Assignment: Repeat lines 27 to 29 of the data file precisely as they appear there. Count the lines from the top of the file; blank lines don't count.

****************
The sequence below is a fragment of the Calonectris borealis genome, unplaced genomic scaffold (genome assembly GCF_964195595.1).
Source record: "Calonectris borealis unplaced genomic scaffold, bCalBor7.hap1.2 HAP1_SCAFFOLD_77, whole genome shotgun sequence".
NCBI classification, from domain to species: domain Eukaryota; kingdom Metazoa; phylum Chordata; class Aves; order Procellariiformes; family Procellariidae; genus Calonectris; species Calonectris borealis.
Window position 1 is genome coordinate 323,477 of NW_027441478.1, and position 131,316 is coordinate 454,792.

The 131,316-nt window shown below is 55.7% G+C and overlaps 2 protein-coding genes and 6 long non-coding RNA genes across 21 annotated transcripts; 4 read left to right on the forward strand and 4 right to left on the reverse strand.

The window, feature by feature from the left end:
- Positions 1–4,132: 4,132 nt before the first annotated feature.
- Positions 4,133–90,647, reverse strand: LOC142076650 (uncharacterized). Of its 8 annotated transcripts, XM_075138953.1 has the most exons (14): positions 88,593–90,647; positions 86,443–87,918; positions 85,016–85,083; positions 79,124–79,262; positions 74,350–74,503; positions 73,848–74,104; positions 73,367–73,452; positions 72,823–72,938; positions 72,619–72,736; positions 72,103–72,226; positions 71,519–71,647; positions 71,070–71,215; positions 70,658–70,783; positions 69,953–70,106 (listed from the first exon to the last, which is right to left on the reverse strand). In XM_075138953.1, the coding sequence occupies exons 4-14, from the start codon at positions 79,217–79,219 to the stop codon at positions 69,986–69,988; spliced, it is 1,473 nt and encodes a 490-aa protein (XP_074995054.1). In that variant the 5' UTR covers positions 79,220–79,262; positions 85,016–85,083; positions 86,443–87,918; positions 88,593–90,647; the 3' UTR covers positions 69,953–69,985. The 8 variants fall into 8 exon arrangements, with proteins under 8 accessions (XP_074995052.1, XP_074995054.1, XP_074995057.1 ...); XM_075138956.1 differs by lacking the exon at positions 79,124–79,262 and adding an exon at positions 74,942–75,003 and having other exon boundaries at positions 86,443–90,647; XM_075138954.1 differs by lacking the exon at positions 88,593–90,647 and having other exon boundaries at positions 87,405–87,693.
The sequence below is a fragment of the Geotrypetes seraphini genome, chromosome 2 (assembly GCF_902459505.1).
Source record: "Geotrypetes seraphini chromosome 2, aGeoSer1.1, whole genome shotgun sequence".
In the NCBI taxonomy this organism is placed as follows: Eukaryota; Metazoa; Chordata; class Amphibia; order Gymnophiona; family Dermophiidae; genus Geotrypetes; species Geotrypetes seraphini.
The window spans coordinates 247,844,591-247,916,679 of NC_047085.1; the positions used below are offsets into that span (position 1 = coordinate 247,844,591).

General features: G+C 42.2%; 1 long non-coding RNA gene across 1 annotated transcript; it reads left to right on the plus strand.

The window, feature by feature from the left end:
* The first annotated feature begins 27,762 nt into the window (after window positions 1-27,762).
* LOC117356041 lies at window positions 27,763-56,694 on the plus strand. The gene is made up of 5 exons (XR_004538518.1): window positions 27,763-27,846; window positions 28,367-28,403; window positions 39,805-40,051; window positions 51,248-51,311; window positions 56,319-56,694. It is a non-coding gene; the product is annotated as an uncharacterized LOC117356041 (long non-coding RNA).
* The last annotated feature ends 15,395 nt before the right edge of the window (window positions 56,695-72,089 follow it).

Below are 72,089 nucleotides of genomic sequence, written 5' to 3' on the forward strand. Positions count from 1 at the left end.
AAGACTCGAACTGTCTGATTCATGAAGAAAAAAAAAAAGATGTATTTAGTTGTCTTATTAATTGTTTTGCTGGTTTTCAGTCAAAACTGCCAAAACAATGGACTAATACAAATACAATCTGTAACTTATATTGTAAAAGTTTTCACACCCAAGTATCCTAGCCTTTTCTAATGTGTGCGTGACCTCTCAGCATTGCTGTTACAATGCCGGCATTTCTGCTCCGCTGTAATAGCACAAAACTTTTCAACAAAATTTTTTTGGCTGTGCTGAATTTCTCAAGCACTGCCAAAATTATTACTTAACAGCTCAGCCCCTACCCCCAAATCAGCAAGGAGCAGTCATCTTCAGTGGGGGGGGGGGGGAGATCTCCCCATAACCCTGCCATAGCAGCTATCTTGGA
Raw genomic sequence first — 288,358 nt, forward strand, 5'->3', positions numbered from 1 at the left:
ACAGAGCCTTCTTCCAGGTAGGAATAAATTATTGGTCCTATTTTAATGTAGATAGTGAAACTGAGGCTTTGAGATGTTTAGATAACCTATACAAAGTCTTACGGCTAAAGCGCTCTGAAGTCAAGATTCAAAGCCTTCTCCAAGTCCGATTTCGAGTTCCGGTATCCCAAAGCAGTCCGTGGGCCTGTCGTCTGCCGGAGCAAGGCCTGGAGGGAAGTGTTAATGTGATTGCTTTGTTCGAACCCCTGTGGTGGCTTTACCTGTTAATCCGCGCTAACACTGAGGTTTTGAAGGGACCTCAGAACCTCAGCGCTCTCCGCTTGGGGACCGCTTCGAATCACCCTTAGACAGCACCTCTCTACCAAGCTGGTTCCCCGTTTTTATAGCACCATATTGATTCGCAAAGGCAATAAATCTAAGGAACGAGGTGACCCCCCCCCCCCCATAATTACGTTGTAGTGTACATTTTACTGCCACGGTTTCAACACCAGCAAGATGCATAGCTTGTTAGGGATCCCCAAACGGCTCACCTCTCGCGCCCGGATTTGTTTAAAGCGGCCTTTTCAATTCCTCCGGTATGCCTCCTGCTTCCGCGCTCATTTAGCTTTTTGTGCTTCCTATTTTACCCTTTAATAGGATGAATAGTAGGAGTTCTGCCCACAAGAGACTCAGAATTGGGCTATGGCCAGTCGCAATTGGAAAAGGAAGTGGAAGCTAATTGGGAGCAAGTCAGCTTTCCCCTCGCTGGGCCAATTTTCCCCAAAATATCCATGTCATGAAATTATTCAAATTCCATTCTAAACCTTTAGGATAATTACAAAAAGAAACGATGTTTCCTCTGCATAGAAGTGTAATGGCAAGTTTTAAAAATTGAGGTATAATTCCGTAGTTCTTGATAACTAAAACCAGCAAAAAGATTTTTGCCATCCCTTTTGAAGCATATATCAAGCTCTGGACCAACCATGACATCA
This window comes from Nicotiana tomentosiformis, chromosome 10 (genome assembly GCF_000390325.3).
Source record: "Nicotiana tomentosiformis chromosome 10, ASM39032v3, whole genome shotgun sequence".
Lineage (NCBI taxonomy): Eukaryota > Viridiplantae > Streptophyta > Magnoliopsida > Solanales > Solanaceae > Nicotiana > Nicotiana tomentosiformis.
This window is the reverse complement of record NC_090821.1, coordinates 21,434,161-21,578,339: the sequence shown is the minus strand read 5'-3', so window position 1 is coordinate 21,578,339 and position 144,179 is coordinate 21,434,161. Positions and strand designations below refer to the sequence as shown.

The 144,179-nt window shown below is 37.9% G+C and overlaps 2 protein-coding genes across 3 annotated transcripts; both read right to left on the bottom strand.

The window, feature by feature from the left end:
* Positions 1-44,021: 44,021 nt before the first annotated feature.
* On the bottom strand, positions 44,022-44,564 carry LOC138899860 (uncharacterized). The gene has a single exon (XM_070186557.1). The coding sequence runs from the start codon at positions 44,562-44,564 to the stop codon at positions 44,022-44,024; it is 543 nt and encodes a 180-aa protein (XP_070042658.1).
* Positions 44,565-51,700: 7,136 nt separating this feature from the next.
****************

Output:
The window, feature by feature from the left end:
* Positions 1-44,021: 44,021 nt before the first annotated feature.
* On the bottom strand, positions 44,022-44,564 carry LOC138899860 (uncharacterized). The gene has a single exon (XM_070186557.1). The coding sequence runs from the start codon at positions 44,562-44,564 to the stop codon at positions 44,022-44,024; it is 543 nt and encodes a 180-aa protein (XP_070042658.1).